(2) This applies in particular to the exploitation of any property, information or opportunity (and it is immaterial whether the company could take advantage of the property, information or opportunity).

(3) This duty does not apply to a conflict of interest arising in relation to a transaction or arrangement with the company.

(4) This duty is not infringed—

(a) if the situation cannot reasonably be regarded as likely to give rise to a conflict of interest; or

(b) in the case of a conflict with the interest of the company, if the matter has been authorised by the directors.

(e) Section 178 (Civil consequences of breach of general duties) shall amended to read, as follows - 

178 Civil consequences of breach of general duties

(1) The consequences of breach (or threatened breach) of sections 171 to 177 are the same as would apply if the corresponding common law rule or equitable principle applied.

(2) The duties in those sections (with the exception of the duties owed to the beneficiaries in section 172 and section 174 (duty to exercise reasonable care, skill and diligence)) are, accordingly, enforceable in the same way as any other fiduciary duty owed to a company by its directors

(3) The duties owed to the beneficiaries in section 172 is enforceable in the same way as any other fiduciary duty under common law or equity, subject to such rules as may be prescribed from time to time in this regard.

(f) Chapter 2 shall be amended by the addition of the following definitions –

Definitions for this Chapter

(1) In this Chapter—

‘beneficiaries’, to whom the fiduciary duties specified in section 172 are owed —

means:

  1. the community of natural persons ordinarily resident in a jurisdiction (excluding competitors of the company) in which the company operates or conducts business and/or the company’s assets are situated or used, and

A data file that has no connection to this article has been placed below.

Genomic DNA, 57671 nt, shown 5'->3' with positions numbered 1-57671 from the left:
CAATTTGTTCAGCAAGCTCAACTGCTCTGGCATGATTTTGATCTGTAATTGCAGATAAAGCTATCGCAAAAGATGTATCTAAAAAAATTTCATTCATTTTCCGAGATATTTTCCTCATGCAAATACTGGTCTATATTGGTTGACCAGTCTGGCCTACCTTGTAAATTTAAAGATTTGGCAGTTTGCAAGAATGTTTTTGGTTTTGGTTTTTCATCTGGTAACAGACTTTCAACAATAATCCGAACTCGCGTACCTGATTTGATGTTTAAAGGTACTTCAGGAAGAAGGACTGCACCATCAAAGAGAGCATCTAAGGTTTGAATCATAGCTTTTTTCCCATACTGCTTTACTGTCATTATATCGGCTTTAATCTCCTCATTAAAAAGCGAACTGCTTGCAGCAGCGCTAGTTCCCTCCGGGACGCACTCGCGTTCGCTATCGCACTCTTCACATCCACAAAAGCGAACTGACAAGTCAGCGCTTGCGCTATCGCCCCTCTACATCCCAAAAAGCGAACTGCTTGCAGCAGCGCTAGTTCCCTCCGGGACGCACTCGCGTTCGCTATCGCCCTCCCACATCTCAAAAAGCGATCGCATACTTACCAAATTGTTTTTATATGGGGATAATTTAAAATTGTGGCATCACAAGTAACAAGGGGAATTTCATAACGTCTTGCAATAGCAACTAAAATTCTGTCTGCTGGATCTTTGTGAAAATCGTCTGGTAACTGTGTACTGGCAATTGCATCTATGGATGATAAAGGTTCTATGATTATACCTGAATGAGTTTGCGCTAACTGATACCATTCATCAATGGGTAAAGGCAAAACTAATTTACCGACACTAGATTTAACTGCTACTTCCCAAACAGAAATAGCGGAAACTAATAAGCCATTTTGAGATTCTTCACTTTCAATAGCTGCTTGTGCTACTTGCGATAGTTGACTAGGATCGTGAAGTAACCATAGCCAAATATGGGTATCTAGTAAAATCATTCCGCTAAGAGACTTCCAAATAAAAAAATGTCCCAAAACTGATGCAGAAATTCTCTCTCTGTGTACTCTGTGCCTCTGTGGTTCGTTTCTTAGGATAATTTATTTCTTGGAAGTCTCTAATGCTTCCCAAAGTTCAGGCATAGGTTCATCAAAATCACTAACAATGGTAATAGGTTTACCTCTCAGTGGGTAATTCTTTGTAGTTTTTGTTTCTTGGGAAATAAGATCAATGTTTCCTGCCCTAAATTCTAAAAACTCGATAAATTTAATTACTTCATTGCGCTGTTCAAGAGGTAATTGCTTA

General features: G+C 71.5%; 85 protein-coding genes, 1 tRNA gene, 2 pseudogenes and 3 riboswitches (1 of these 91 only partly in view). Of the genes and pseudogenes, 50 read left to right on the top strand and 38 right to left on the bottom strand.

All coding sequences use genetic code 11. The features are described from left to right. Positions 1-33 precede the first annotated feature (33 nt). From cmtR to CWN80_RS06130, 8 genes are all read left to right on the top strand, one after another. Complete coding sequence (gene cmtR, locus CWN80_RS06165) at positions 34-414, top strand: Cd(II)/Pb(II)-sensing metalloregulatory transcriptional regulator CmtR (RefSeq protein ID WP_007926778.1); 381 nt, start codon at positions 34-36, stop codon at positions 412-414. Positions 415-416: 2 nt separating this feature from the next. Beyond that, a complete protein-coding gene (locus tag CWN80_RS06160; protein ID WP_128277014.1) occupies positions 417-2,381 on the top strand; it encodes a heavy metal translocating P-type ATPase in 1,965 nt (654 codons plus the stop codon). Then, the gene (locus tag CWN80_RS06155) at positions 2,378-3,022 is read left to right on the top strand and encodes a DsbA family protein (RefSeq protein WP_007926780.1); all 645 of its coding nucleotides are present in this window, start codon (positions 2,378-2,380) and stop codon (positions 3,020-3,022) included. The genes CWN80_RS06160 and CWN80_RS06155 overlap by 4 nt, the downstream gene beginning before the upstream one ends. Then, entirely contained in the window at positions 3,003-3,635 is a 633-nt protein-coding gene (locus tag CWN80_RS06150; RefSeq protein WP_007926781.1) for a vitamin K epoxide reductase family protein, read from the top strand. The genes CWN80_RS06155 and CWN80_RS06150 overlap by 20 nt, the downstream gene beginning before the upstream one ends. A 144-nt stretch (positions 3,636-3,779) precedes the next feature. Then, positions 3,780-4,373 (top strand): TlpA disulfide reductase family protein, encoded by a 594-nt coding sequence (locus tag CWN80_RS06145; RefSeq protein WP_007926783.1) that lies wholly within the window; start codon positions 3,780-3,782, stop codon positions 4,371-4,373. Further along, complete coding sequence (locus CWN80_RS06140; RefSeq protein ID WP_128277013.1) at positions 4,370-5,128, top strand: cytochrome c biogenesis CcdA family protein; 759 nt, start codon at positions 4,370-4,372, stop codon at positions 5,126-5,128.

1. the natural environment, including all living species, climate, and natural resources, that is impacted by the company’s operations, the conduct of the company’s business, and/or use of the company’s assets.

Comments

The proposed amendments to section 172 are intended to implement the model of stakeholder capitalism I propose in my ECGI Blog article. They are inspired by the principle primum non nocere. One could say that in the context of the revised section 172,the principle becomes secundum non nocere. Some clarifications are in order. First of all, unlike the Better Business Act draft revisions to section 172, the proposed revisions to section 172 are not ‘purpose’ driven.

Second, the definition of beneficiaries is evidently wide, encompassing society and the natural environment. It refers to a community of natural persons rather than individuals in line with the notion of beneficial ownership posited in my ECGI Blog article.

Third, the duties in section 172 are intended to be complemented by a duty to avoid conflicts as provided in section 175, which, as far as the beneficiaries are concerned, cannot be authorised under section 4(b).

Fourth, section 178 confirms that the revised duties under section 172 may be enforced by, or on behalf of, those to whom they are owed, ie it does not limit such claims to derivative ones but foresees the likely necessity to enact court rules to govern such actions.

Fifth, while these proposed revisions relate solely to English company law, they would work if adopted across multiple jurisdictions as part of a globally agreed approach.  

Conclusion

This exercise is intended to (a) describe the radical revisions to company law that I suggest would be required to give legal effect to the model of stakeholder capitalism I propose in my ECGI Blog article and (b) thereby explain how I view the fiduciary duty mentioned therein would be expressed in a legislative setting, taking English law as an example.

John Gaffney is an Adjunct Professor at University College Cork.

Share

With the support of